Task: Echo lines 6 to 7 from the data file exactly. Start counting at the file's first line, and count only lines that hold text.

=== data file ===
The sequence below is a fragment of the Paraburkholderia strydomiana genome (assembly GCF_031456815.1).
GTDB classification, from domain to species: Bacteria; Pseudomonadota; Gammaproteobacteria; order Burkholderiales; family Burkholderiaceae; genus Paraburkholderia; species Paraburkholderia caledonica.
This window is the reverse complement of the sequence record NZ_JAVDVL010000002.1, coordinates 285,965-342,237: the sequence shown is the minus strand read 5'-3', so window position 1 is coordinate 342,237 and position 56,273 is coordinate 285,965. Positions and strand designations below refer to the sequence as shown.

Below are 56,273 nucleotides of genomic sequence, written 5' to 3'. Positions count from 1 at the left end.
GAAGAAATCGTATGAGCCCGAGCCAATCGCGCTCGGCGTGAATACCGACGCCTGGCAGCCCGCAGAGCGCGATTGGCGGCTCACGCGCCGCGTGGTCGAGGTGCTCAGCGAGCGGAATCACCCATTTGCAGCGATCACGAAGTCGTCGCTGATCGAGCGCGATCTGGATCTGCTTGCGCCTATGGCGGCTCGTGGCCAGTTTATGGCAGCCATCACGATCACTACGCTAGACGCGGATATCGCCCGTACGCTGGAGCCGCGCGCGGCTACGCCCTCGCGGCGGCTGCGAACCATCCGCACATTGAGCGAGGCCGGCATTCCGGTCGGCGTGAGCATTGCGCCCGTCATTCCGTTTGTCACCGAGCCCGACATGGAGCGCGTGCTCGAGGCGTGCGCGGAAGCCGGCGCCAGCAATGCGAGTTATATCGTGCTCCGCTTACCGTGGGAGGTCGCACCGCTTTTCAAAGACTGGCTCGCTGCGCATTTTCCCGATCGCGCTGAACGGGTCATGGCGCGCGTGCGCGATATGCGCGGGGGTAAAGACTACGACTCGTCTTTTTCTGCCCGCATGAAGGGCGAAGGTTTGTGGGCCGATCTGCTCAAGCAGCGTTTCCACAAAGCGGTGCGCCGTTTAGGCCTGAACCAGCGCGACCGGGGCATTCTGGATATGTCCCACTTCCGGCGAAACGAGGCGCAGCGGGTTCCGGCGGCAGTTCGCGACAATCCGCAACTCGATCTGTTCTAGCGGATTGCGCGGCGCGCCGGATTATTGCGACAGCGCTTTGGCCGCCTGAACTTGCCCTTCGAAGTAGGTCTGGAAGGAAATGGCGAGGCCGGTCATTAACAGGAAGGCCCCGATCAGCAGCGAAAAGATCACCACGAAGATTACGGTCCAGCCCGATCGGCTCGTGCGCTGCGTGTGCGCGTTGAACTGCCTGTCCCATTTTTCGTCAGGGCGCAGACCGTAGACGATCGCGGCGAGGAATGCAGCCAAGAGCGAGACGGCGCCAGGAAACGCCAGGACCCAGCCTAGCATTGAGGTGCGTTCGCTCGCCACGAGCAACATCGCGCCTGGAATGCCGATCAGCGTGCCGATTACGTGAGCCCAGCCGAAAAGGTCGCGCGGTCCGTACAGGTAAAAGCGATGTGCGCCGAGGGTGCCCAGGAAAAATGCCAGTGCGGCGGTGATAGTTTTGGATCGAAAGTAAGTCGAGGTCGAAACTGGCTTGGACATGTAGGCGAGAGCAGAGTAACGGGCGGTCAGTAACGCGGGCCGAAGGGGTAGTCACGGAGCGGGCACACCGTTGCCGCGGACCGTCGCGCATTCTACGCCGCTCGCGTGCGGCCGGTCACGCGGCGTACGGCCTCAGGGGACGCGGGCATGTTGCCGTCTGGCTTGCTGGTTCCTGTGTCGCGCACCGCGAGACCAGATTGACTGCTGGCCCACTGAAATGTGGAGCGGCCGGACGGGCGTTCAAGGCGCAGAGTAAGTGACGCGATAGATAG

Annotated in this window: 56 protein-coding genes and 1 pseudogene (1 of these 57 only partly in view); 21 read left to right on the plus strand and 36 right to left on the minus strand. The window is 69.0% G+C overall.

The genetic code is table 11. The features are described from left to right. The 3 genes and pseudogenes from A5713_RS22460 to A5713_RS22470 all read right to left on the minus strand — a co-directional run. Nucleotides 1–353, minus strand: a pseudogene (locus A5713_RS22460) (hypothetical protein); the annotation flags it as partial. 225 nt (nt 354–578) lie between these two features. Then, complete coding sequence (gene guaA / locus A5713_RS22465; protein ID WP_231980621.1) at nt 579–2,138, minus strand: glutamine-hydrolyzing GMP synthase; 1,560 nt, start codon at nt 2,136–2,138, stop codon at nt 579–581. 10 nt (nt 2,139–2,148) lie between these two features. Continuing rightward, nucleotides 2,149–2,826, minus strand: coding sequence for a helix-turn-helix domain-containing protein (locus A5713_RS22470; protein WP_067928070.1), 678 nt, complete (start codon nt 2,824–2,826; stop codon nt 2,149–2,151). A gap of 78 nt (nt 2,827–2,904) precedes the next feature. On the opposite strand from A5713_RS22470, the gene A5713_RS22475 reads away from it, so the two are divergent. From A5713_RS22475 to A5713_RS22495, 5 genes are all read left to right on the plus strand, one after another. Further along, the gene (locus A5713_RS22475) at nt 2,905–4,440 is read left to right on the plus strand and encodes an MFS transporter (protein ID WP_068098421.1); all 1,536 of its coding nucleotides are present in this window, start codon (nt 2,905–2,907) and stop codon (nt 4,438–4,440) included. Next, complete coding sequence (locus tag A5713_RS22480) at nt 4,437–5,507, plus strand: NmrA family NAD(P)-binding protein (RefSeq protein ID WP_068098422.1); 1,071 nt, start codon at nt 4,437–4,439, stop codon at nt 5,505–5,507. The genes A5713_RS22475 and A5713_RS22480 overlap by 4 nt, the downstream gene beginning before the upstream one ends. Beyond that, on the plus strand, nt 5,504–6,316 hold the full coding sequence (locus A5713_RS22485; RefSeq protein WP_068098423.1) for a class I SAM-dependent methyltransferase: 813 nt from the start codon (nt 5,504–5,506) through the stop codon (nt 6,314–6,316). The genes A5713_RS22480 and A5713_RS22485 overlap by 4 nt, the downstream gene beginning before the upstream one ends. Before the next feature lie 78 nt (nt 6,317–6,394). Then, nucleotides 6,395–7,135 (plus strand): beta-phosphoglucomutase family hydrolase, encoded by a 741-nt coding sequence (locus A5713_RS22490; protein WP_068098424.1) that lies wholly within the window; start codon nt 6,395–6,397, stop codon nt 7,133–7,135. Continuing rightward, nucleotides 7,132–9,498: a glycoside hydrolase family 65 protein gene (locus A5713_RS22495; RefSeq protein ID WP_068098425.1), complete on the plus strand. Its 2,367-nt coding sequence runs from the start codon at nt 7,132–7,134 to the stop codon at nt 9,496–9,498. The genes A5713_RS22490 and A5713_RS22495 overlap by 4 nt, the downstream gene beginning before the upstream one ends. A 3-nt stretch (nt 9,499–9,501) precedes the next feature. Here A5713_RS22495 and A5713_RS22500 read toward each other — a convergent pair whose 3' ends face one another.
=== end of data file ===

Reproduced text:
Annotated in this window: 56 protein-coding genes and 1 pseudogene (1 of these 57 only partly in view); 21 read left to right on the plus strand and 36 right to left on the minus strand. The window is 69.0% G+C overall.

The genetic code is table 11. The features are described from left to right. The 3 genes and pseudogenes from A5713_RS22460 to A5713_RS22470 all read right to left on the minus strand — a co-directional run. Nucleotides 1–353, minus strand: a pseudogene (locus A5713_RS22460) (hypothetical protein); the annotation flags it as partial. 225 nt (nt 354–578) lie between these two features. Then, complete coding sequence (gene guaA / locus A5713_RS22465; protein ID WP_231980621.1) at nt 579–2,138, minus strand: glutamine-hydrolyzing GMP synthase; 1,560 nt, start codon at nt 2,136–2,138, stop codon at nt 579–581. 10 nt (nt 2,139–2,148) lie between these two features. Continuing rightward, nucleotides 2,149–2,826, minus strand: coding sequence for a helix-turn-helix domain-containing protein (locus A5713_RS22470; protein WP_067928070.1), 678 nt, complete (start codon nt 2,824–2,826; stop codon nt 2,149–2,151). A gap of 78 nt (nt 2,827–2,904) precedes the next feature. On the opposite strand from A5713_RS22470, the gene A5713_RS22475 reads away from it, so the two are divergent. From A5713_RS22475 to A5713_RS22495, 5 genes are all read left to right on the plus strand, one after another. Further along, the gene (locus A5713_RS22475) at nt 2,905–4,440 is read left to right on the plus strand and encodes an MFS transporter (protein ID WP_068098421.1); all 1,536 of its coding nucleotides are present in this window, start codon (nt 2,905–2,907) and stop codon (nt 4,438–4,440) included. Next, complete coding sequence (locus tag A5713_RS22480) at nt 4,437–5,507, plus strand: NmrA family NAD(P)-binding protein (RefSeq protein ID WP_068098422.1); 1,071 nt, start codon at nt 4,437–4,439, stop codon at nt 5,505–5,507. The genes A5713_RS22475 and A5713_RS22480 overlap by 4 nt, the downstream gene beginning before the upstream one ends. Beyond that, on the plus strand, nt 5,504–6,316 hold the full coding sequence (locus A5713_RS22485; RefSeq protein WP_068098423.1) for a class I SAM-dependent methyltransferase: 813 nt from the start codon (nt 5,504–5,506) through the stop codon (nt 6,314–6,316). The genes A5713_RS22480 and A5713_RS22485 overlap by 4 nt, the downstream gene beginning before the upstream one ends. Before the next feature lie 78 nt (nt 6,317–6,394). Then, nucleotides 6,395–7,135 (plus strand): beta-phosphoglucomutase family hydrolase, encoded by a 741-nt coding sequence (locus A5713_RS22490; protein WP_068098424.1) that lies wholly within the window; start codon nt 6,395–6,397, stop codon nt 7,133–7,135. Continuing rightward, nucleotides 7,132–9,498: a glycoside hydrolase family 65 protein gene (locus A5713_RS22495; RefSeq protein ID WP_068098425.1), complete on the plus strand. Its 2,367-nt coding sequence runs from the start codon at nt 7,132–7,134 to the stop codon at nt 9,496–9,498. The genes A5713_RS22490 and A5713_RS22495 overlap by 4 nt, the downstream gene beginning before the upstream one ends. A 3-nt stretch (nt 9,499–9,501) precedes the next feature. Here A5713_RS22495 and A5713_RS22500 read toward each other — a convergent pair whose 3' ends face one another.